The next step in the workplace coaching process involves making a commitment to action.
From a coaching perspective, you should by this stage have a fair idea of what the coachee is capable of. In other words, you will have an understanding of their strengths and weaknesses.
Using this knowledge, it’s now time to assign tasks that have specific targets in mind.
The tasks you assign the coachee must match their level of competence and confidence. Moreover, you must specify a timeframe for the accomplishment of each task.
Here are several questions to ask the coachee to get the ball rolling:
What options do you think will work best?
How soon can you begin working on this?
What are the key priorities you will need to work on?
What are the first steps of this process?
How will you make the time to do this?
Do you have the necessary resources?
How will you acquire any missing resources?
How will you measure your progress?
How will you know you’re on target?
How best could I support you along this journey?
How will others support you with this?
When would be a good time to review your progress?
These questions will lay down the foundations for what needs to get done. You may, however, need to also help your coachee develop adequate contingency plans. This is, of course, of most value when things don’t entirely go to plan.
Contingency plans will help the coachee adapt their approach when facing setbacks. It will also give them the confidence they need to independently work through problems.
Step 5: Implement the Agreed Actions
The next step is to reach an agreement with the coachee that they will implement the agreed upon actions.
For smaller tasks, this can be in the form of a simple verbal agreement. However, for larger tasks and projects it can be helpful to put the agreement in writing.
As a general rule of thumb, there’s tremendous value in writing down all the actions points on paper. Having a written/visual representation helps keep the coachee accountable for their actions.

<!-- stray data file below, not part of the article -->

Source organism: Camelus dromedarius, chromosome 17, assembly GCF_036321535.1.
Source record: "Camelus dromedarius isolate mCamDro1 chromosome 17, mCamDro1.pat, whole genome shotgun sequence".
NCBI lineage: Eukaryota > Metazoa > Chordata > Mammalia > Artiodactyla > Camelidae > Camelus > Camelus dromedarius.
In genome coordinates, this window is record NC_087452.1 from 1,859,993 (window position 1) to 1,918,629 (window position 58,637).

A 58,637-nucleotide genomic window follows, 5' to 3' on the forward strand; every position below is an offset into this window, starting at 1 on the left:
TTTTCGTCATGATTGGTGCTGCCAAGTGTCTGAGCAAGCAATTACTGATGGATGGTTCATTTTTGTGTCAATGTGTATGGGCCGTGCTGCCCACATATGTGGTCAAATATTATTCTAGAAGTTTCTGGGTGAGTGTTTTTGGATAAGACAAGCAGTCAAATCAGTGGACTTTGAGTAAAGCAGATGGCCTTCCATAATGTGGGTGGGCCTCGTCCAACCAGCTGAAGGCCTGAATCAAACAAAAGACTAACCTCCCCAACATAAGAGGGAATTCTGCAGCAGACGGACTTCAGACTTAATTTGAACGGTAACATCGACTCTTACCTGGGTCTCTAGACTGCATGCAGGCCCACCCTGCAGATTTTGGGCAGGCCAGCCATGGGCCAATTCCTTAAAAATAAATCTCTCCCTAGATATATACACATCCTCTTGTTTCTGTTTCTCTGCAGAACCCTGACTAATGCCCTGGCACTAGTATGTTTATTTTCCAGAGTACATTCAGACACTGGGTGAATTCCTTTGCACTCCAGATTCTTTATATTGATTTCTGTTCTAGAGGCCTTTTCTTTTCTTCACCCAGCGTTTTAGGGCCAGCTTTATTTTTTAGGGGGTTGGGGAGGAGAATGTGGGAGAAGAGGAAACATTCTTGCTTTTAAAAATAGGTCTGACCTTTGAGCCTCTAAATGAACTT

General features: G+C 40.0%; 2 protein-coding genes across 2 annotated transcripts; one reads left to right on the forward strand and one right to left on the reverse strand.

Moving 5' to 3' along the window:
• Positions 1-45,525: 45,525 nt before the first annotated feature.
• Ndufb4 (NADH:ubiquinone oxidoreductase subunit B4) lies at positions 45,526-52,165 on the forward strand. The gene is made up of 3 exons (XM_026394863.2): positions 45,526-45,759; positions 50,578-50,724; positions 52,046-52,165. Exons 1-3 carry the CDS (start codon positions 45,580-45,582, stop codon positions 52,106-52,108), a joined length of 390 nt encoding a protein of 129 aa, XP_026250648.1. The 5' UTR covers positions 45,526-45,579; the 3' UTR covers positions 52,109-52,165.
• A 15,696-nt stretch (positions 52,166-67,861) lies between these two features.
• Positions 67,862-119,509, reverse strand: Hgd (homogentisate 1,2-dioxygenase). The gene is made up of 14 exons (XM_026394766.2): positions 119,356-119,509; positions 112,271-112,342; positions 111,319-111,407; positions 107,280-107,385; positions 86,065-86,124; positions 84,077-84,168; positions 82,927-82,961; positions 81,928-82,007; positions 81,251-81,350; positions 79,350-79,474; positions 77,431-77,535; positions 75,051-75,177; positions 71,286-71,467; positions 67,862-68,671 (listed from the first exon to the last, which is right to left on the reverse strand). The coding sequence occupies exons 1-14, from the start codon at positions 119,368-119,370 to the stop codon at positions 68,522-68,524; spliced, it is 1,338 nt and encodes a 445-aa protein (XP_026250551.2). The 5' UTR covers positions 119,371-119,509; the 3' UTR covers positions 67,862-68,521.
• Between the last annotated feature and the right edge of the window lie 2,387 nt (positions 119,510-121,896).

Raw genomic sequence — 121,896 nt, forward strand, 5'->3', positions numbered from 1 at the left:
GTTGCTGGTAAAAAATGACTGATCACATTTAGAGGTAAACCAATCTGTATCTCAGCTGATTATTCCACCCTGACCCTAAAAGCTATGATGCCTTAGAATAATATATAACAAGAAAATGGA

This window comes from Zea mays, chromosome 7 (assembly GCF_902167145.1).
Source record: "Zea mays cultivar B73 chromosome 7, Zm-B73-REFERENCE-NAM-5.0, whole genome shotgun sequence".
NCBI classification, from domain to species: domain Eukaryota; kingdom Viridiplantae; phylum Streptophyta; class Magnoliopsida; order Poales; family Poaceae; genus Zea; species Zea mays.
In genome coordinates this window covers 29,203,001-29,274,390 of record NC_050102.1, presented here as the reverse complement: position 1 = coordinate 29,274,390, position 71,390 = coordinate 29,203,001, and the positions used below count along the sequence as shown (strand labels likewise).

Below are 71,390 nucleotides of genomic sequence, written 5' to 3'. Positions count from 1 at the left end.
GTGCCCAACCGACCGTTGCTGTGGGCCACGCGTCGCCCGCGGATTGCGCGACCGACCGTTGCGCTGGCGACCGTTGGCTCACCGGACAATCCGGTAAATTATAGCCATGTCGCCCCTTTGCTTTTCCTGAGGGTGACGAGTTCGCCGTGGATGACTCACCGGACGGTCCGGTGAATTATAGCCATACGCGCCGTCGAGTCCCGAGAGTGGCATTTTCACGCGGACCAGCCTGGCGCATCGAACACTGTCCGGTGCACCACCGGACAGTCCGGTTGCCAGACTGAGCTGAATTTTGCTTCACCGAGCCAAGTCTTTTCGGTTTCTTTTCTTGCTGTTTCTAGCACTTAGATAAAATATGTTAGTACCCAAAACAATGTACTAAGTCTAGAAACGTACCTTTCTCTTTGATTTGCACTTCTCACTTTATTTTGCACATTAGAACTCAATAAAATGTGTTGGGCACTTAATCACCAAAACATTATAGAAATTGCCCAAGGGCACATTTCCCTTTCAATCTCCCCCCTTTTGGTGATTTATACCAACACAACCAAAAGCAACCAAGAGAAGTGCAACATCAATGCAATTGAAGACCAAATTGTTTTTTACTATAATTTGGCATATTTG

Step 6: Review the Progress Made and Lessons Learned
In the final step of the workplace coaching process, you become more of an accountability partner rather than a coach.
Your role is to keep the coachee accountable for their actions. You do this by reviewing their progress at regular intervals. This of course involves:
- Exploring the progress the coachee has made.
- Identifying what worked and didn’t work for them.
- Reviewing the lessons learned from their experience.
- Assessing how they could’ve done things better.
- Outlining the next steps moving forward.
This review process could, of course, take some time. Depending on the project or tasks, it’s something that could take several weeks or months to finalize.
Over this period you must work on continuing to develop a supportive working relationship with the coachee. In the long-run, this will build trust and help improve performance and results.
Workplace coaching is a rewarding yet challenging process that requires ongoing work and development. It’s something that can bring tremendous value to an organization wanting to boost productivity and improve performance.
Having a workplace coach will not only keep your staff motivated but also accountable for their actions. With accountability comes responsibility, and this, of course, leads to higher level results across the organization.
In the end, the additional costs of coaching often pale in comparison to the increased output generated as a result of the coaching process.
Time to Assimilate these Concepts
Did you gain value from this article? Is it important that you know and understand this topic? Would you like to optimize how you think about this topic? Would you like a method for applying these ideas to your life?
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Gain More Knowledge…
Here are some additional links and resources that will help you learn more about this topic:
- 6 Coaching Strategies You Can Apply in the Workplace @ Inc.
- 7 Steps to Coaching Your Employees to Success @ Entrepreneur
- 13 Ways Leaders Can Build a Coaching Culture at Work @ Forbes
- Becoming a Great Workplace Coach @ Inc.
- Coaching Secrets to Achieve Championship Status at Work @ Forbes
- Effective Coaching Can Motivate Employees @ USA Today
- What is Coaching? How to be an Effective Coach @ Mind Tools
- You Can’t be a Great Manager if You’re Not a Good Coach @ Harvard Business Review